Magazine article Gramophone

Ruggiero Ricci: Tully Potter Considers the Long and Varied Career of the Italian-American Violinist Who Made Playing Paganini and Unaccompanied Recitals, Both Live and on Record, His Calling Card

Magazine article Gramophone

Ruggiero Ricci: Tully Potter Considers the Long and Varied Career of the Italian-American Violinist Who Made Playing Paganini and Unaccompanied Recitals, Both Live and on Record, His Calling Card

Article excerpt

Many famous violinists came and went during Ruggiero Ricci's 85-year career, from 1928 to 2003. For most of that time, and especially in the three decades after World War II, he was in the top echelon of soloists, with a reputation for playing Paganini and other virtuoso fare. Short of stature, he dominated the concert platform with the assurance and seeming permanence of a miniature oak. With nothing more than his violin and bow, he could keep an audience enthralled for an hour or more.

For such a confident performer, he had a stressful start in life, and it is doubtful that he was well taught--he confided to me that playing the violin had virtually deformed him. Born to Italian immigrant parents on Presidio army base, San Francisco, on July 24, 1918, he was named Woodrow Wilson Rich by an army doctor but christened Roger Alexis Rich. His six siblings were all musical; the piano was Roger's first love but his father, a trombonist and bandmaster, insisted on his becoming a fiddler. At eight he went to Louis Persinger, whose assistant Beth Lackey took him and cellist brother George to New York, overseeing his five hours of daily practice. She gave the boys the professional names Ruggiero and Giorgio Ricci (their father's real surname). On November 15, 1928, Ruggiero made his recital debut in San Francisco, billed as eight years old and playing Vieuxtemps, Saint-Saens, Mendelssohn and Wieniawski. From 1929 he appeared in New York with great success. His parents had been suing Lackey for control of the boys' careers and late in 1930, after 41 court hearings, the family was reunited.

An unsettled period ensued: abortive lessons with Mishel Piastro, a tour of Europe, more studies with Georg Kulenkampff in Germany and the Auer disciple Paul Stassevich in Norway and America, then a return to Persinger. At 16 he nearly gave up the violin for the piano. 'Then one day I came across a pile of old newspaper cuttings and I realised how really good I had been just five years earlier.' He regained his form through a note-by-note analysis of Paganini's Caprices and in 1938 made his first 78rpm discs in Berlin.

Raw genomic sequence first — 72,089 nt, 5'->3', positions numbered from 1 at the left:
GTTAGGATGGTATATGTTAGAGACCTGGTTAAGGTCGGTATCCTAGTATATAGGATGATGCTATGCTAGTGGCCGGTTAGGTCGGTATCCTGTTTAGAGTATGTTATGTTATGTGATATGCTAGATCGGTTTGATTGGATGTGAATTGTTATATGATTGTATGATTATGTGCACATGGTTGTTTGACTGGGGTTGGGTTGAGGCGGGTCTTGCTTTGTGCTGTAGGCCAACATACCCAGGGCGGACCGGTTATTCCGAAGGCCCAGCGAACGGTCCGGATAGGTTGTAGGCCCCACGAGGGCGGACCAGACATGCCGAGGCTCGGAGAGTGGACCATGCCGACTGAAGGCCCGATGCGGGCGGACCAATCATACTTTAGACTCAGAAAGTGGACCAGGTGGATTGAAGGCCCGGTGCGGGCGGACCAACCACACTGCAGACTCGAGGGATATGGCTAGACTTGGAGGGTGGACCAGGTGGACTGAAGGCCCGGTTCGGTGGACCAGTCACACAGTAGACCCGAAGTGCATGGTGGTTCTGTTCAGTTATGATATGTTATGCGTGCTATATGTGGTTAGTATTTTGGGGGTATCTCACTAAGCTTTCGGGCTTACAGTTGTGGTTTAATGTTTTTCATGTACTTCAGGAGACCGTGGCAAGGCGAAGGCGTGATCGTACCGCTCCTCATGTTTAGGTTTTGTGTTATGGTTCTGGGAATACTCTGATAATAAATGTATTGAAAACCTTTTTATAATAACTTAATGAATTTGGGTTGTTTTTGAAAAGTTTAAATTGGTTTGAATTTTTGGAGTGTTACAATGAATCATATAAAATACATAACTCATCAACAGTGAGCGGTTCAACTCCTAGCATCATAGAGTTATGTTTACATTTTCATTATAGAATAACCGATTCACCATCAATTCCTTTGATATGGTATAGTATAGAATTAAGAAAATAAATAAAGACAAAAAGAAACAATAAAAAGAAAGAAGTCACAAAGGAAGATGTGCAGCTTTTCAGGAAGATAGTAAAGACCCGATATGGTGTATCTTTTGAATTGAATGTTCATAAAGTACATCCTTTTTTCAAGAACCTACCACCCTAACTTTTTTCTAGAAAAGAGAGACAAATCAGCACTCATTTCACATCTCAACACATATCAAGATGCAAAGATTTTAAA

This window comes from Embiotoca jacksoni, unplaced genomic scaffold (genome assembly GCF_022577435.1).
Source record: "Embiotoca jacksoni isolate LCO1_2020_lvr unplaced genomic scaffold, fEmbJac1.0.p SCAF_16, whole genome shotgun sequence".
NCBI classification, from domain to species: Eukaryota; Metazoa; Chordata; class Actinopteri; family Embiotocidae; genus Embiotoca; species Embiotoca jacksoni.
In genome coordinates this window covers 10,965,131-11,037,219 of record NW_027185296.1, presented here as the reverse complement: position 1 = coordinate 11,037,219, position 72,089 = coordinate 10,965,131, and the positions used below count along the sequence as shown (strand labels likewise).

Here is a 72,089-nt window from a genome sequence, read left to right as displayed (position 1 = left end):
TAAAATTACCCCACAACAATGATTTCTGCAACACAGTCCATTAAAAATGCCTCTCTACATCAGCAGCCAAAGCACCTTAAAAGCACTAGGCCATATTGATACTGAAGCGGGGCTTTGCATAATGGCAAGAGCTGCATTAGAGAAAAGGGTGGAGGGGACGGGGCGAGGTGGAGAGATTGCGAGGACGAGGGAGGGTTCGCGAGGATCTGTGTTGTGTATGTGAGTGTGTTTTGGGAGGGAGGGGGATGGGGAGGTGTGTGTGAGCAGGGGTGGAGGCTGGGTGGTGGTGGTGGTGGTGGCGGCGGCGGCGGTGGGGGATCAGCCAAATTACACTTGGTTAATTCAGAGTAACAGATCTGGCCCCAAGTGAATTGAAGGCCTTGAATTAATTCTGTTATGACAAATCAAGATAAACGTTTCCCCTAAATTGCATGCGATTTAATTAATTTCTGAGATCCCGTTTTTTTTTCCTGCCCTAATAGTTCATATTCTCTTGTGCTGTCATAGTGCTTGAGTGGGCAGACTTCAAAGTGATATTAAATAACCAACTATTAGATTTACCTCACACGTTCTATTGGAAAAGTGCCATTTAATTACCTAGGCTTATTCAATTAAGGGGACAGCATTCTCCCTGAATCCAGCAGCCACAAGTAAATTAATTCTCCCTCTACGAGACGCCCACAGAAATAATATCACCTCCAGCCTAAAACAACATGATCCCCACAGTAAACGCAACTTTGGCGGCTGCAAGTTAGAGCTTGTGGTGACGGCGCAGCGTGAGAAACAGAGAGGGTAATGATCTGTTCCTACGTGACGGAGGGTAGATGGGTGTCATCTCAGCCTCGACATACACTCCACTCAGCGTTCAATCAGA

World War II matured him. 'Entertainment Specialist Ricci' was one of five leaders of a crack US Army Air Force orchestra in uniform, with a party trick of playing Paganini's Moto perpetuo backwards. He booked Town Hall, New York, on November 21, 1946, for an unaccompanied recital: Stamitz-Kreisler, Bach, Ysaye, Hindemith, Kreisler, Wieniawski and Paganini. Mischa Elman said he was crazy, but he triumphed. Thereafter he repeated the pattern worldwide.

Ricci premiered Ginastera's Concerto in 1963 and von Einem's Concerto in 1970. He introduced Paganini's Fourth and Sixth Concertos to America, as well as music by Prokofiev, Goehr, Rodrigo, Lees, Pizzetti, Flury, Arnold, Jaques-Dalcroze, Schurmann and Zimmermann. He could play 30 or 40 of his 50 concertos at short notice, and he unearthed pieces by Joseph White, Ole Bull, Louis Spohr and Heinrich Ernst. After more than 6000 appearances in 65 countries, he gave his last public performances in 2003. He taught at Indiana University, the Juilliard School, the University of Michigan and the Salzburg Mozarteum. At various times he was based in Europe or America and latterly in Palm Springs, California: he died at home on August 6, 2012. He played hundreds of costly violins by Stradivari, the Guarneri family and other classic Italian luthiers (even Paganini's 'Cannon' Guarneri) after borrowing a Strad in 1929. …

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